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On the following pages, you will be asked the same question seven times: "Based on what you now know, do you think we should raise genetically modified (GM) crops?" Each time, you must answer Yes or No to that question, and each time, depending on how you responded, you will be presented with a new counterargument meant to challenge your stance. Thus, this feature presents six arguments for growing GM crops and six against, but whenever you answer yes or no, you will only see one side of the argument -- the one meant to challenge your position. However, before answering the question for the seventh and final time, you will be shown all 12 arguments for and against. At that point, you may choose Yes, No, or Undecided and then see where your vote stands vis-à-vis those of others.
Industry, government, and many academic scientists tout the benefits of genetically modified (GM) foods for agriculture, ecosystems, and human health and well-being, including feeding a world population bursting at the seams. With equal passion, consumer groups, environmental activists, religious organizations, and some scientists warn of unforeseen health, environmental, and socioeconomic consequences.
The debate concerns something very personal to each of us: what we and our children are eating. And whether you realize it or not, you've been consuming GM foods for some time. GM ingredients, in the form of modified enzymes, are found in virtually all breads, cheeses, sodas, and beers, and farmers have been raising GM food crops such as corn, soybeans, and potatoes since the mid-1990s. While you'll find few GM whole fruits or vegetables in your supermarket today, highly processed foods like breakfast cereals and vegetable oils very likely contain varying amounts of GM ingredients, because food companies pool raw materials like soy and corn from many sources into a single processing stream.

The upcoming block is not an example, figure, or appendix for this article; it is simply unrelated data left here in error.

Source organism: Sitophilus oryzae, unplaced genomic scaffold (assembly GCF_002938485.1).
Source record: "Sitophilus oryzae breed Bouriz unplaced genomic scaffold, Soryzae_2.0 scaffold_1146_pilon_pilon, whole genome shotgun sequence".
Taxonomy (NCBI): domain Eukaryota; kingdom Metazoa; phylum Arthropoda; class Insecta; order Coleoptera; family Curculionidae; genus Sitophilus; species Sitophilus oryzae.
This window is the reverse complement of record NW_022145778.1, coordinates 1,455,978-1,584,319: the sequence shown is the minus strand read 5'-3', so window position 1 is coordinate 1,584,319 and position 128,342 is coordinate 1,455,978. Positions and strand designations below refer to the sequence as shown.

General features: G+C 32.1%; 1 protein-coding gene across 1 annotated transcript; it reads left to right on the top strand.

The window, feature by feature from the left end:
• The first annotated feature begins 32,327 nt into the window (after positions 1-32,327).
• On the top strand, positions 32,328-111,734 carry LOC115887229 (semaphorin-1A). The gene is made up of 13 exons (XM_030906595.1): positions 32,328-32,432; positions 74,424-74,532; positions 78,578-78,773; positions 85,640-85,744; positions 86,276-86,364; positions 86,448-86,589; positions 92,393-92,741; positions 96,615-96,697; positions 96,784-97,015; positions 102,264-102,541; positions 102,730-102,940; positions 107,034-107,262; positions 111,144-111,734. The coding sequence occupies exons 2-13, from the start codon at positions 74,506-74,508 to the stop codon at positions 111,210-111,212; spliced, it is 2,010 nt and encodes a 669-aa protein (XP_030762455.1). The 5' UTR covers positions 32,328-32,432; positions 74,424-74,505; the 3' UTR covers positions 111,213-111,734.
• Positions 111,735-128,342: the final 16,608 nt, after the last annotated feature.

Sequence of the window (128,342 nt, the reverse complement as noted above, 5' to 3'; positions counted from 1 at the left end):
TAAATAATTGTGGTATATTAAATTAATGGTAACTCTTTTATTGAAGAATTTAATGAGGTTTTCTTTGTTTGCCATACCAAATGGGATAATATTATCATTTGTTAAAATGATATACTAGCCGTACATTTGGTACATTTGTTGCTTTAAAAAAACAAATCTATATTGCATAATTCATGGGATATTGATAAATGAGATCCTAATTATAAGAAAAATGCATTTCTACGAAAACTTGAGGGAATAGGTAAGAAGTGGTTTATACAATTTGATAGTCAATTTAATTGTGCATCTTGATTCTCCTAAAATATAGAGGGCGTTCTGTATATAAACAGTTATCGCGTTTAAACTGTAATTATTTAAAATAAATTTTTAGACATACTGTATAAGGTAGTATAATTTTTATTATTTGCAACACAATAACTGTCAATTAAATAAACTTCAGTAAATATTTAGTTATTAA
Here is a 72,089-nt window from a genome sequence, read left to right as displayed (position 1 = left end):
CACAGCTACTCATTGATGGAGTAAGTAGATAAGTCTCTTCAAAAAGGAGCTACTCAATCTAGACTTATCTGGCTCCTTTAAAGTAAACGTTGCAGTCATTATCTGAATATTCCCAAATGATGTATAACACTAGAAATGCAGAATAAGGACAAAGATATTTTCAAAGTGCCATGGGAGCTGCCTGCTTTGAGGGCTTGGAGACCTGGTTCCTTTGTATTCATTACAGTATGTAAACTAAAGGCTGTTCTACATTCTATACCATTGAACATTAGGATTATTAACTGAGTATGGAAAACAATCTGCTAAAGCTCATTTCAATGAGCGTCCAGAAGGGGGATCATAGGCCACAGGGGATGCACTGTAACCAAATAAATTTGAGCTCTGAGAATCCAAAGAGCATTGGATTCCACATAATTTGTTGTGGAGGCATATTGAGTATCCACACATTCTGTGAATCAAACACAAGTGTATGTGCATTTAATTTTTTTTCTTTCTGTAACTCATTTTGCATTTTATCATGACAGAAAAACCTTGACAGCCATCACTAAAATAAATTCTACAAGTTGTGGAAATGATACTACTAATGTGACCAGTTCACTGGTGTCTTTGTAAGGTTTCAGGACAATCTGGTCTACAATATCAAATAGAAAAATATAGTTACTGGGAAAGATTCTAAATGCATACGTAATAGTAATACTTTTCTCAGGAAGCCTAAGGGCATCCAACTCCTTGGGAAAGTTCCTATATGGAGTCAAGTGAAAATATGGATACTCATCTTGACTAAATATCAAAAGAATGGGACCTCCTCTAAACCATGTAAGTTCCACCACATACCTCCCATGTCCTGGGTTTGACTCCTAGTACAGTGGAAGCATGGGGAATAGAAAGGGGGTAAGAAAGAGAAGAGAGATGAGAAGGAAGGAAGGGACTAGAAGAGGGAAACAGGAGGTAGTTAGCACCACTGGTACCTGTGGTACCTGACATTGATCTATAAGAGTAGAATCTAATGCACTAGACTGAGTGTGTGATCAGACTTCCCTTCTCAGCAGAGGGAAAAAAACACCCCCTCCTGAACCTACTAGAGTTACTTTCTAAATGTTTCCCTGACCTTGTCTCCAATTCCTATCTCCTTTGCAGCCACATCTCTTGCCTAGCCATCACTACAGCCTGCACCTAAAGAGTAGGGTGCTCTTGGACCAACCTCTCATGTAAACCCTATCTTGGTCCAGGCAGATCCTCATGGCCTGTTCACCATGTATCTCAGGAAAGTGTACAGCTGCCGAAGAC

GM crop farming is expanding rapidly around the world. Global acreage of GM crops has risen 25-fold in just four years, from approximately 4.3 million acres in 1996 to about 100 million acres in 1999. Worldwide sales of GM foods rocketed from an estimated $75 million in 1995 to a staggering $2.3 billion in 1999.
It's too early to know which of the aids or ills foreseen for GM foods will materialize. In the meantime, GM technology raises thorny questions of science, ethics, law, and economics that need to be thoroughly debated.
Note: View all 12 arguments for and against GM foods at once or readers' opinions on the subject.
Peter Tyson is editor in chief of NOVA Online.